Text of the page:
Unilever and the University of Cambridge Institute for Sustainability Leadership announced that Emmanuel Emodek, founder of digital platform ChapChap, has been chosen from eight winning entrepreneurs as the recipient of this year’s HRH The Prince of Wales Young Sustainability Entrepreneurs Prize.
ChapChap is a digital platform that helps small businesses balance the books and keep track of transactions all from their very own smartphone.
Half of all small and medium businesses in Africa fail because of poor book-keeping, a lack of inventory management, and bad business practices. With SMEs accounting for 90 per cent of the continent’s businesses, and contributing to 80 per cent of Africa’s employment, it’s a big problem.
Business owners can use ChapChap to track their inventory, evaluate sales performance, and ultimately optimise their profits. Better still, having reliable, digital business records opens the door to financial inclusion and that is a lifeline for many businesses, giving them access for the first time to affordable credit.
So far, ChapChap has helped more than 5,000 businesses in Uganda to improve their performance management and increase their revenues. The company now aims to extend its reach beyond Uganda into Kenya, Tanzania, Rwanda and Nigeria.
Alan Jope, CEO of Unilever said:
“These brilliant young innovators are tackling some of the biggest challenges that the world is facing. They’re opening our eyes to new possibilities and pushing boundaries for a better world. We are inspired by their ideas and action, and proud to be associated with CISL and these awards.”
Now in its sixth year, the Awards have reached more than 13,000 entrepreneurs, from over 150 countries resulting in 45 winners – supporting and celebrating inspirational young people who have initiatives, products or services that are tackling some of the planet’s biggest sustainability challenges.
Dame Polly Courtice, Director of the Cambridge Institute for Sustainability Leadership said:
“Tackling the world’s most pressing challenges requires the talent and ideas of leaders who are willing to go beyond business as usual. The eight inspiring winners of the Unilever Young Entrepreneurs Awards remind us the power of passionate young leaders, who perceive the change that’s needed and are innovating to chart a course towards a better world.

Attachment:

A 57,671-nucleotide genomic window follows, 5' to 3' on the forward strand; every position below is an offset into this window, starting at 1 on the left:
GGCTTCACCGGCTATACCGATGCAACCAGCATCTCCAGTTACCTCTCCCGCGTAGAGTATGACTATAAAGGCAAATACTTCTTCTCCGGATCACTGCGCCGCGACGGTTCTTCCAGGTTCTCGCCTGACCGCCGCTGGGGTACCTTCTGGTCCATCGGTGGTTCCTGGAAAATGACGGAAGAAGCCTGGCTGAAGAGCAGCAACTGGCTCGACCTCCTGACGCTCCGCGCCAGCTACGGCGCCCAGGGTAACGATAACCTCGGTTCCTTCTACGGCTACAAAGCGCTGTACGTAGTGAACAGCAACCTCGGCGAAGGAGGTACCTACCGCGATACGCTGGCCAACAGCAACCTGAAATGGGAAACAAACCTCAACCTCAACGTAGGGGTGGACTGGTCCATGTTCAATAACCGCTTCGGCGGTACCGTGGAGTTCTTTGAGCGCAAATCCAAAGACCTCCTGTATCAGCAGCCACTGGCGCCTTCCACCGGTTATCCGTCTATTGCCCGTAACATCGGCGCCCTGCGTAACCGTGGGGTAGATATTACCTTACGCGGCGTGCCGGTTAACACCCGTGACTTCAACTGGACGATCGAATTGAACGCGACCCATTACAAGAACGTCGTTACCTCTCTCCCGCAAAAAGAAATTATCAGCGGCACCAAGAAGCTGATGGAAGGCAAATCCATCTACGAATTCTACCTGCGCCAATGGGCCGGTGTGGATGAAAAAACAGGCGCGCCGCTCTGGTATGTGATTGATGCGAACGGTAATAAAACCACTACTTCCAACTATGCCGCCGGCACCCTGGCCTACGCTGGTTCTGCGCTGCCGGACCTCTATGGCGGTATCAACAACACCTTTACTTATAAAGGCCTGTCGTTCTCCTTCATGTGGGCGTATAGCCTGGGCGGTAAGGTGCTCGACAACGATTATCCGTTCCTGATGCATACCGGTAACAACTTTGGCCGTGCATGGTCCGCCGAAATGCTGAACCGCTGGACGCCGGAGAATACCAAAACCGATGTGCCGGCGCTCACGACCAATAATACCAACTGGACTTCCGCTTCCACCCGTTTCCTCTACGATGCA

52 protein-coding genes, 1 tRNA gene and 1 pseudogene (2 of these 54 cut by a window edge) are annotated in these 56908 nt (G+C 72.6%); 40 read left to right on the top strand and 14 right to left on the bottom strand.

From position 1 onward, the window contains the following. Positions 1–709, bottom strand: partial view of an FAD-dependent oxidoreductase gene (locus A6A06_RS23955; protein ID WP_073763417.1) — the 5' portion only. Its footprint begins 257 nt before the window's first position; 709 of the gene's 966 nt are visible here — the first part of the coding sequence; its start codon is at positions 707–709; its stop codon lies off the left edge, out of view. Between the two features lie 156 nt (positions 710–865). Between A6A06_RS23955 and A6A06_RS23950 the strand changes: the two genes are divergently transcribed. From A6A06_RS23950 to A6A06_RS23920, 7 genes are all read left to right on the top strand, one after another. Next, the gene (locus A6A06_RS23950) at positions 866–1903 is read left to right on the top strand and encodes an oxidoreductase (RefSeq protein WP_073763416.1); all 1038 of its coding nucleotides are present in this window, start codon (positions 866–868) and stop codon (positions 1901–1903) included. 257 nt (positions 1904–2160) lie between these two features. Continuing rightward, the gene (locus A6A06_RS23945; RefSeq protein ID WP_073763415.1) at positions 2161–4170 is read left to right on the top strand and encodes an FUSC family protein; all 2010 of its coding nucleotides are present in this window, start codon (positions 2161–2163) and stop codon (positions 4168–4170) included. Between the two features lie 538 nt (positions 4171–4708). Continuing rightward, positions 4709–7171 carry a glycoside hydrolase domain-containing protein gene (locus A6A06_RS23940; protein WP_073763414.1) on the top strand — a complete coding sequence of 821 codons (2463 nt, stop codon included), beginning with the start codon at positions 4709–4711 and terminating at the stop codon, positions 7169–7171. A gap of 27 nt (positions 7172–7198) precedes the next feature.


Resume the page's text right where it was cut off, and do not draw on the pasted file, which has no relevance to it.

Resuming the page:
“My congratulations to Emmanuel Emodek, founder of ChapChap and winner of the HRH The Prince of Wales Young Sustainability Entrepreneur Prize, for pursuing his vision for supporting small businesses. At Cambridge, we look forward to working with Emmanuel and the other seven winners over the next year through our mentoring support programme as they scale and grow the impact of their ventures.”
In 2019, 1,850 entrepreneurs from around the world entered the Unilever Young Entrepreneurs Awards. Through an intensive selection process led by CISL, eight winners were chosen. These inspiring young innovators and business leaders were flown to Cambridge for an all-inclusive accelerator programme, delivered by CISL and designed to help the winning initiatives achieve scale for impact.
HRH The Prince of Wales Young Sustainability Entrepreneur Prize winner Emmanuel Emodek will receive a €50,000 cash award and the remaining seven winners will each receive a €8,500 cash award. All winners benefit from tailored one-to-one mentoring sessions for 12 months provided by experts from Unilever and CISL.
The world’s problems will only be solved with the ideas and talents of a new generation of leaders who are challenging business as usual. The Awards are an opportunity to support, inspire, reward and collaborate with these leaders; innovators who are the future of sustainability.
CISL has worked as the key delivery partner for the Unilever Awards. Building on this, CISL has also recently launched its own Accelerator programme, offering support to entrepreneurs, start-ups and SMEs to accelerate innovation in sustainability. SMEs based in the Greater Cambridgeshire and Greater Peterborough area can apply to receive up to 12 hours free support.
For 2019, the other winners are:
Prince Kwame Agbata, Coliba
A mobile platform linking waste collectors in Ghana with the plastic waste that can then be recycled and sold on.
Abdul Khogali, Genecis Bioindustries
An organisation using bacteria to convert food waste into high-quality, environmentally friendly bioplastics.
Francis Xavier Asiimwe, Kaaro Health
A business providing Uganda’s rural communities with remote access to doctors through solar-powered container clinics
Sebastian Groh, Me SOLshare
An organisation connecting households and mirco-businesses in Bangladesh through solar home systems, allowing off-grid rural communities to use and trade energy.
Sonal Kapoor, Protsahan India Foundation
A non-profit supporting girls who have been victims of violence and abuse to break the cycle and get back into school.
Nidhi Pant, Science for Society
An Indian organisation which has developed a solar conduction dryer to dehydrate food – reducing post-harvest losses and improving nutrition
Virtue Oboro, Tiny Hearts Technology
An organisation creating solar powered, lightweight phototherapy cots to treat babies with jaundice across rural Africa.